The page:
uOpt

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At the time of this writing it is cheaper to build a 24 core system using a dual CPU system with two 12-core EPYC than a 24 core Threadripper.

And registered ECC DDR4 is cheaper (quite a bit) than unbuffered ECC.

Hard to justify Threadripper, Pro or not.
 

philb2

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At the time of this writing it is cheaper to build a 24 core system using a dual CPU system with two 12-core EPYC than a 24 core Threadripper.

And registered ECC DDR4 is cheaper (quite a bit) than unbuffered ECC.

Hard to justify Threadripper, Pro or not.
Including the (expensive ?) motherboard and two coolers?
 

lopoetve

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At the time of this writing it is cheaper to build a 24 core system using a dual CPU system with two 12-core EPYC than a 24 core Threadripper.

And registered ECC DDR4 is cheaper (quite a bit) than unbuffered ECC.

Hard to justify Threadripper, Pro or not.
Yeah, but server boards generally suck at being workstation boards. Lots of little compatibility issues and stuff that crops up; it’s not like they’re testing with consumer addons. Also generally a lot less external connectivity. Which is no fun. TR can be a lot of things - Epyc setups tend to just be servers. Or super professional only workstations, not mixed use.
 

shadragon

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Hi Dan_D,

You are in a bar. A fight kicks off and you end up having a beer thrown in your face, then while blinded get kneed in the nuts. The next day, that same guy comes in for a job you are interviewing for. Could you be dispassionate about interviewing them for the role? Personal bias is a part of who we are on and off the job. Unless you are a Vulcan, how we are treated as customers (anywhere) defines the experience with them and molds future expectations.

AMD is not supporting their own product line. If it can happen to TR HEDT, it can happen to anything they sell. That makes them unreliable and I like reliability when making purchase decisions. Few years ago, we went out and bought 24 identical printers so we could have one toner to buy in bulk. Two months later, we wanted another dozen. Nope, sorry, we don't make those any longer. Here's the replacement, with completely different toner cart and oh by the way, we only sell the carts individually. Since then, we found another printer vendor and have had few disappointments since.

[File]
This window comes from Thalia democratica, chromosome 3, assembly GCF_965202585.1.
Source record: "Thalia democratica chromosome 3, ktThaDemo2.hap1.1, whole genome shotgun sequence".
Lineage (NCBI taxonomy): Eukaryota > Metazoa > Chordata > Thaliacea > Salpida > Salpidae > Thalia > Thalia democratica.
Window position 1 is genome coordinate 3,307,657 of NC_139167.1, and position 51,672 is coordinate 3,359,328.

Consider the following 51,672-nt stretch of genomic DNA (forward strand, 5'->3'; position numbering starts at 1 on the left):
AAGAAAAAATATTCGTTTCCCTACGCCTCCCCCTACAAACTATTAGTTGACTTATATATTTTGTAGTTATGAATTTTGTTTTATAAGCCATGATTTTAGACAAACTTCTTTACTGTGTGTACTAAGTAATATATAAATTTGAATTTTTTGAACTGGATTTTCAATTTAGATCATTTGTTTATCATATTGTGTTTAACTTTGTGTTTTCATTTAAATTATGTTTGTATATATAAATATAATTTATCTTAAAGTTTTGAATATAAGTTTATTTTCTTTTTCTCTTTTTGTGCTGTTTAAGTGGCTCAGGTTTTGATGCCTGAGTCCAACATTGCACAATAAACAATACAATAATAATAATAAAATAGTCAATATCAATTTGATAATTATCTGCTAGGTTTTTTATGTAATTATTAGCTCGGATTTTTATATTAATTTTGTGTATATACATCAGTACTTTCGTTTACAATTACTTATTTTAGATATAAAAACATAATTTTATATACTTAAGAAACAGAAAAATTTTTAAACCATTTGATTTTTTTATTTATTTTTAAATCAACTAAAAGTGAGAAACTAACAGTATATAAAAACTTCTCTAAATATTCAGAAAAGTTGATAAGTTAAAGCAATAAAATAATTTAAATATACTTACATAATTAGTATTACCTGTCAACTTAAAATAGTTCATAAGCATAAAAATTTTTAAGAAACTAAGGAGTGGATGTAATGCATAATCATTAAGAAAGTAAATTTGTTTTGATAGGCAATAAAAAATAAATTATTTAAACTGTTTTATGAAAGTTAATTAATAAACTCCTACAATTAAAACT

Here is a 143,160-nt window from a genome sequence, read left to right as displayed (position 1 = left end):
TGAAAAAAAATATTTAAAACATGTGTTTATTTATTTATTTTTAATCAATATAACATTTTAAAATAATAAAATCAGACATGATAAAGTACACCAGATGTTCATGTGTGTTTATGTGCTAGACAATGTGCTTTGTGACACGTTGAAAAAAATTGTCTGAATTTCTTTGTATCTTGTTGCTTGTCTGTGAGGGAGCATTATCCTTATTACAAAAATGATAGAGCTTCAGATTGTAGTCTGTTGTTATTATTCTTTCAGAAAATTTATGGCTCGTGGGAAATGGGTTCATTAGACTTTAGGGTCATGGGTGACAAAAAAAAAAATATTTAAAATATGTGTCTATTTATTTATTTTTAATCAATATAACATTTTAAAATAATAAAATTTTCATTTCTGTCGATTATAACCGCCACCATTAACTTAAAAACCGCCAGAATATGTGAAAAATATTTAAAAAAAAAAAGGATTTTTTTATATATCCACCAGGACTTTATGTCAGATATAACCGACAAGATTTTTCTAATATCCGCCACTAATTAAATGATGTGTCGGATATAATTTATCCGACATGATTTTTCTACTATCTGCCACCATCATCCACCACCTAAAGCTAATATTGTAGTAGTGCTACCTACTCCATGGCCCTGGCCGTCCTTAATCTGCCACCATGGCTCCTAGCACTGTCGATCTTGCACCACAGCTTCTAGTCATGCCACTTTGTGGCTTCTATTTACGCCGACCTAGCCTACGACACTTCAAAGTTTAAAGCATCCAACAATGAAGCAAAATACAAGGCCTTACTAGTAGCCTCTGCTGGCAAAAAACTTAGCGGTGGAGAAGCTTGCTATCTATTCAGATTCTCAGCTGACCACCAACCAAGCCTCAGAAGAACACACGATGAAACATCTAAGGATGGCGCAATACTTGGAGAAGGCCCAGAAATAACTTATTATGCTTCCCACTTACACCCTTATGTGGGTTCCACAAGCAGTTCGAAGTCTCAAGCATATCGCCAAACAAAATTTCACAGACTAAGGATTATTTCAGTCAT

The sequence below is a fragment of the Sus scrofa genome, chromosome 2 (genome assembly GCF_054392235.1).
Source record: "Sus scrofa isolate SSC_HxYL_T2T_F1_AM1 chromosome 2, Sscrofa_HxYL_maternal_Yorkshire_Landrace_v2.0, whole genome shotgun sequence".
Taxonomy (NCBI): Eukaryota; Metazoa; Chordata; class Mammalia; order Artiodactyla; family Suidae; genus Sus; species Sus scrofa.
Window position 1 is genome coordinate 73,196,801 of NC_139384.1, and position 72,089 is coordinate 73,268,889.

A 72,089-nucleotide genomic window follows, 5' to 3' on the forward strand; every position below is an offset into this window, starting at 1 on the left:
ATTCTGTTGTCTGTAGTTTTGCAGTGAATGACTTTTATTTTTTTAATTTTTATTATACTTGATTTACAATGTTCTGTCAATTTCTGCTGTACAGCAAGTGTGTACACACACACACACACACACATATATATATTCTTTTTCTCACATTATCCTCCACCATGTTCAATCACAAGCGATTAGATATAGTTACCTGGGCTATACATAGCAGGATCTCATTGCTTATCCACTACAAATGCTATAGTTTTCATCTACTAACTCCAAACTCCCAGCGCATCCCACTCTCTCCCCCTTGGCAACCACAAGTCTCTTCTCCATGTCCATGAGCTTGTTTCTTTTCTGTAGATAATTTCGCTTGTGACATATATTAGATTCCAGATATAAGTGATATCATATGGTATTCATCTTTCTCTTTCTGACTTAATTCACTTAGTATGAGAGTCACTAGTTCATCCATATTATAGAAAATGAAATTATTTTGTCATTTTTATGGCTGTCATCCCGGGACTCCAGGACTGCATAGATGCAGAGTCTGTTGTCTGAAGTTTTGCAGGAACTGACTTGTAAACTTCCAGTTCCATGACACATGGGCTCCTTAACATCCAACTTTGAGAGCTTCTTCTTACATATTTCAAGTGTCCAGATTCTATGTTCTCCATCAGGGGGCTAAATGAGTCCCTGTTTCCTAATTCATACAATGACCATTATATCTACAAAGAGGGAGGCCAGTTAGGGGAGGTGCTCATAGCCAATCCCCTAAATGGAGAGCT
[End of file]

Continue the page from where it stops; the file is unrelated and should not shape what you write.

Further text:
AMD committed to the sTRX4 socket for Threadripper until Zen 4. And yes, they technically kept their word except they are not selling the Zen 3 CPU to fit the darned thing. Unreliable and a bit of a shell game. Want TR, you now have to get a sWRX8 mobo for TR5000 PRO. A decent one is roughly $1,000 plus the inflated cost of the PRO chip over HEDT. I'm sure there are additional smaller expenses involved as well. Those unplanned expenses comes out of my pocket and would leave a bitter taste.

There is nothing out from Intel today, but 56 core (possibly 112 core) is coming in Q3 2022. Seeing as I can't buy TR PRO until then either, it makes sense to look at alternatives. That's the joy of competition. One vendor stumbles, the competition picks up the slack. Intel took their customers for granted and got a rake in the face when reality hit. They are still stumbling back. If NVIDIA and ARM step up to the plate as well, all the better. The consumer wins.

My post described my experiences and opinion. YMMV.

Best.
 

Dan_D

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Hi Dan_D,

You are in a bar. A fight kicks off and you end up having a beer thrown in your face, then while blinded get kneed in the nuts. The next day, that same guy comes in for a job you are interviewing for. Could you be dispassionate about interviewing them for the role? Personal bias is a part of who we are on and off the job. Unless you are a Vulcan, how we are treated as customers (anywhere) defines the experience with them and molds future expectations.
I'm sorry but your analogy doesn't fit. A company discontinuing a product that doesn't sell in large quantities and has a niche market appeal at best isn't the same as getting kicked in the nuts by some random dude in a bar. To be clear, I don't like AMD or Intel abandoning the HEDT market space. However, I understand why they have. The core count and clock speed race in the mainstream segment has cannibalized the sales of the HEDT market. Making two platforms and supporting them with future product releases doesn't make much sense. There are still Epyc and Xeon based workstations, but HEDT always filled this void in between traditional high end workstations and high end desktop machines. It's a niche within a niche and one that required deep pockets to boot.
AMD is not supporting their own product line. If it can happen to TR HEDT, it can happen to anything they sell. That makes them unreliable and I like reliability when making purchase decisions. Few years ago, we went out and bought 24 identical printers so we could have one toner to buy in bulk. Two months later, we wanted another dozen. Nope, sorry, we don't make those any longer. Here's the replacement, with completely different toner cart and oh by the way, we only sell the carts individually. Since then, we found another printer vendor and have had few disappointments since.